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Book facts
The Unfinished Work of Elizabeth D.” by Nichole Bernier (Crown) 309 pages, $24.

Journals uncover dark side of friend

Robertson
Bernier

Nichole Bernier’s bittersweet first novel, “The Unfinished Work of Elizabeth D.,” picks up nearly a year after Elizabeth’s death. Killed in an airplane crash, she left behind a confused husband, three young children and an unusual addendum to her will. In a last-minute handwritten note, she bequeathed an antique trunk full of journals to her friend Kate Spenser. She included only one direction: “Start at the beginning.”

The two women bonded in a play group five years earlier when Kate moved to Stamford, Conn., with her husband and new baby. Elizabeth lacked the fast-paced irony and wit of Kate’s friends from New York, where she was on her way to becoming a celebrity chef. But soon Elizabeth was the person Kate saw more than anyone else, “the comfortable T-shirt you reached for mornings when there was no need to impress anyone.” Elizabeth “was always there, checking in with a phone call at regular intervals, reliable as the tide,” even after Kate moved to D.C. “And then, one day, she wasn’t.”

Elizabeth’s death and, a month later, the Sept. 11, 2001, attacks leave Kate unhinged and fearful. In desperate need of a restful vacation and stuck in the inevitable Northeast Corridor traffic, she regrets agreeing to stop in Connecticut for the journals on the way to Great Rock Island. She can’t imagine her uncomplicated friend writing anything other than shopping lists.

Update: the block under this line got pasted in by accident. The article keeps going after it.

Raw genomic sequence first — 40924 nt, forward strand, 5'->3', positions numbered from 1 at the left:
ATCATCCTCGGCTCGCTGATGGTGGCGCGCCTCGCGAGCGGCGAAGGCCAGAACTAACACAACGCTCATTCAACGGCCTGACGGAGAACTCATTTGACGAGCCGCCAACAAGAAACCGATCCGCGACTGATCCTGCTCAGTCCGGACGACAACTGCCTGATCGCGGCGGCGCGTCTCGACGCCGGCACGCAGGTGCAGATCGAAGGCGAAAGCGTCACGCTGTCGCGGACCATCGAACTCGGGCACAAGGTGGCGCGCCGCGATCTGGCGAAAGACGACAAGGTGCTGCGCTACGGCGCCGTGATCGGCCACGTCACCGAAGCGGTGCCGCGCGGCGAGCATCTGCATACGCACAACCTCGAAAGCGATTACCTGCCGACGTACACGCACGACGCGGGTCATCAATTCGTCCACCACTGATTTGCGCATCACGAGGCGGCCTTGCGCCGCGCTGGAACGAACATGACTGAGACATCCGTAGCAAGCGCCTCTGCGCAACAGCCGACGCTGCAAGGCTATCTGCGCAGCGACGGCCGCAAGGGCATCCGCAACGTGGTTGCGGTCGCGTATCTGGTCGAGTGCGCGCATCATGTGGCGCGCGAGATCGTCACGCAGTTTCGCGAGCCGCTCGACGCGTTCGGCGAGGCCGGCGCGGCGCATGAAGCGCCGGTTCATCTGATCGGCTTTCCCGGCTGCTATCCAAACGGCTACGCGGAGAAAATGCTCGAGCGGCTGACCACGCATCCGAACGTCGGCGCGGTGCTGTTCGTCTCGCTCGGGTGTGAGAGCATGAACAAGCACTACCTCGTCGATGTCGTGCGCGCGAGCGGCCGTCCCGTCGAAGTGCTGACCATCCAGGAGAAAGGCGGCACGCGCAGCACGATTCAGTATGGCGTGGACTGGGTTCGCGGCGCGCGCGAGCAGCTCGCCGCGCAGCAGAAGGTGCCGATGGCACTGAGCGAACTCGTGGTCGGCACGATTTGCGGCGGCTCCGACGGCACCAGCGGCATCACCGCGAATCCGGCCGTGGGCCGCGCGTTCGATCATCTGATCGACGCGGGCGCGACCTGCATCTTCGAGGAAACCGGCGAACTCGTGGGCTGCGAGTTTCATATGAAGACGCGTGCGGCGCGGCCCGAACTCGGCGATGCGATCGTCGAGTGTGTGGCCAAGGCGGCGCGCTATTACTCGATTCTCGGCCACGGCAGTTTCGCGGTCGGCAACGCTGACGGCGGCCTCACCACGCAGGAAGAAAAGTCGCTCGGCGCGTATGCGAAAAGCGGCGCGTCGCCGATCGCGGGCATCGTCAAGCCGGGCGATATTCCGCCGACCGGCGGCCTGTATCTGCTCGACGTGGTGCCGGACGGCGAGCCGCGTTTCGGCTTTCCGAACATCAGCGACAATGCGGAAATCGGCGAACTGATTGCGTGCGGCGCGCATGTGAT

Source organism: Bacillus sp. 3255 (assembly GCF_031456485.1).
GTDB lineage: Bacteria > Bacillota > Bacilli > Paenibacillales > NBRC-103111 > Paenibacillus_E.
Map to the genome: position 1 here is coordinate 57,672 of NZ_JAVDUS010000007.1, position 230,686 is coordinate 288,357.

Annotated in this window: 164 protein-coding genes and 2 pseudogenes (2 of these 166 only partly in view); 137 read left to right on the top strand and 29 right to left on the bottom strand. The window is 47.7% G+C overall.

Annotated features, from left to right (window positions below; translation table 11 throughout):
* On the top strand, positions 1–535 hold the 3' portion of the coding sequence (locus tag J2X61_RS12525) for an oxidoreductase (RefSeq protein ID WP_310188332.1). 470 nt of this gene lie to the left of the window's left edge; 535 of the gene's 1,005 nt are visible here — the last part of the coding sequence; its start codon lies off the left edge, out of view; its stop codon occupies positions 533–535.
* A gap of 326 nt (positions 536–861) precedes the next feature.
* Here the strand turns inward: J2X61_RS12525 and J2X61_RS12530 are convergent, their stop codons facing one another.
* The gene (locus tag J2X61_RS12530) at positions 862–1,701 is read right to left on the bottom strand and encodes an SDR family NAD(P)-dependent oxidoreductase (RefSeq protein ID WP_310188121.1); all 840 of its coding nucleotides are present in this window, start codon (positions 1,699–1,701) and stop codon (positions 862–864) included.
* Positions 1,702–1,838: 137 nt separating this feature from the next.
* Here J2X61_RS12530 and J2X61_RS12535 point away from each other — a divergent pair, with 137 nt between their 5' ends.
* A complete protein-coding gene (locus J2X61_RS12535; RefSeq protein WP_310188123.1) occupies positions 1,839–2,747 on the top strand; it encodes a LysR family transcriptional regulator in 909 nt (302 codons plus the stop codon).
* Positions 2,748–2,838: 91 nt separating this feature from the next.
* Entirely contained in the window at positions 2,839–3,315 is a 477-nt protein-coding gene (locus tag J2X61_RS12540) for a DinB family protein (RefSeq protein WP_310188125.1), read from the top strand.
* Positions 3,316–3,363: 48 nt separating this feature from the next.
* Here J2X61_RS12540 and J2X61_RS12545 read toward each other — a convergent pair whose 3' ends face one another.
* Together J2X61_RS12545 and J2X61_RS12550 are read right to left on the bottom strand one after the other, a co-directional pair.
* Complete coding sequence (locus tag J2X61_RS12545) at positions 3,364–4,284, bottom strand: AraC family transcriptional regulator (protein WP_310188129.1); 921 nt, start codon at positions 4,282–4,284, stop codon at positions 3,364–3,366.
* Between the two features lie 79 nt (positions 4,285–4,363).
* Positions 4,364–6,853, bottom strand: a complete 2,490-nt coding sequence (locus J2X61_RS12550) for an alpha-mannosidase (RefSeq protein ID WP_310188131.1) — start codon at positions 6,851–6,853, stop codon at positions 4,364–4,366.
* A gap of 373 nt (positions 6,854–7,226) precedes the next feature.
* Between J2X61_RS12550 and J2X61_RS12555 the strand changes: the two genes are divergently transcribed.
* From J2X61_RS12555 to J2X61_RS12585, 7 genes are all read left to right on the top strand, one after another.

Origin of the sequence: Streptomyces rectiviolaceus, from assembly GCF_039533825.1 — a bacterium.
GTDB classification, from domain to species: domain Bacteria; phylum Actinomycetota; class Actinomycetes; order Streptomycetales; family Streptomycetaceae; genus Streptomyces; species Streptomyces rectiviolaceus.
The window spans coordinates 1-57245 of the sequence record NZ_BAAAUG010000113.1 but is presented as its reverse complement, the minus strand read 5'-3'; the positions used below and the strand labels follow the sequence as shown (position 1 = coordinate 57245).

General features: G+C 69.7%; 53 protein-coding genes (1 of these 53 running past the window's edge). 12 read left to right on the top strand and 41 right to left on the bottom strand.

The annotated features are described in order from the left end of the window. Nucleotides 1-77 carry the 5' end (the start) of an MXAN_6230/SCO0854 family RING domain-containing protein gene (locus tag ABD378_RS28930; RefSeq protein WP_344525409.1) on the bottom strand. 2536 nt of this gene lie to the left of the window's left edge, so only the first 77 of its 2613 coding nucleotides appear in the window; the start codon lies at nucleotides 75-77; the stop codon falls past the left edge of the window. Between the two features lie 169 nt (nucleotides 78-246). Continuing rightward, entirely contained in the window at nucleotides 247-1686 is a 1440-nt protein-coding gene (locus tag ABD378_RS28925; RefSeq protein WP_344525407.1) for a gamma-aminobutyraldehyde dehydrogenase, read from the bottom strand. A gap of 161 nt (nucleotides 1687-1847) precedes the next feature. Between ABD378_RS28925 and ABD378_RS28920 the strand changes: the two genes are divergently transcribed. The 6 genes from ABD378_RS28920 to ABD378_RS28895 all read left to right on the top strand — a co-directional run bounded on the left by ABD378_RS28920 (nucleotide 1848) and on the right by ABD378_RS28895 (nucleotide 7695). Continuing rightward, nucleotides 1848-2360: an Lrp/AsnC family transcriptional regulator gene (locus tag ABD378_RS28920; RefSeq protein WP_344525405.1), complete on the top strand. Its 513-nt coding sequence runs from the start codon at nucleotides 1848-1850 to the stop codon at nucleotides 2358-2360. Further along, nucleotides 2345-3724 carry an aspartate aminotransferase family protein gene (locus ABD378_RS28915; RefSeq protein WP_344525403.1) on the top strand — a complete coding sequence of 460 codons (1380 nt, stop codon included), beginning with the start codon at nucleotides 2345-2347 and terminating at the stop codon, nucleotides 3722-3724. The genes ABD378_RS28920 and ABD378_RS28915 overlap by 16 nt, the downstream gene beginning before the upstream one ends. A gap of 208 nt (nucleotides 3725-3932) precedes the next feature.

But as she begins reading the journals, Kate comes to feel the loss of “something she hadn’t known she’d had, an unscratched lottery ticket found years too late.” Begun as a form of therapy when Elizabeth was 12, the journals reveal a childhood tragedy that left her ambivalent toward marriage and family. The woman Kate knew as the sunny, always smiling “Mommy Pollyanna” was once called Sourpuss and Grumplestiltskin. She was also a lot smarter and more talented than she let on. Kate’s changing perspective on Elizabeth causes her to question her own life decisions. She begins to fear that her marriage is unraveling under the weight of secrets she and her husband have been keeping from each other.

Why did Elizabeth embark on her last trip? Why do we keep secrets from those we love most? Is it possible for mothers and fathers to have it all – work and family? Bernier’s excellent storytelling skills will keep you pondering long after the final page.

Nancy Robertson is a senior producer at “The Diane Rehm Show.” She wrote this review for Washington Post Book World.

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